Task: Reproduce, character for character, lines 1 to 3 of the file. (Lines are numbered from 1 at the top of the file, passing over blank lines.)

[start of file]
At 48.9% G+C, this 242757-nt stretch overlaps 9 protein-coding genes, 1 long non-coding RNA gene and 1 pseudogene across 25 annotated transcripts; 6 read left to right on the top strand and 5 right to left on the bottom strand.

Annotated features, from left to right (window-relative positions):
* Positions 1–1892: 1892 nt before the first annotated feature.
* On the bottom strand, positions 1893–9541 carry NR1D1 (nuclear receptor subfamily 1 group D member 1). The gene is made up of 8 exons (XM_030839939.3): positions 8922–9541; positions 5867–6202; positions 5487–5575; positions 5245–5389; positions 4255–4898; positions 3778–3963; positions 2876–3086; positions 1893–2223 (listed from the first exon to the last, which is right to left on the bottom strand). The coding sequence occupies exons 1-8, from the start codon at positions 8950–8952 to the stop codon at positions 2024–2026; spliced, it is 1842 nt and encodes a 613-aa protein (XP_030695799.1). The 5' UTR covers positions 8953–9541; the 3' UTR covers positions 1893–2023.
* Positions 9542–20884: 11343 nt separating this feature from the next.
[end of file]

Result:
At 48.9% G+C, this 242757-nt stretch overlaps 9 protein-coding genes, 1 long non-coding RNA gene and 1 pseudogene across 25 annotated transcripts; 6 read left to right on the top strand and 5 right to left on the bottom strand.

Annotated features, from left to right (window-relative positions):
* Positions 1–1892: 1892 nt before the first annotated feature.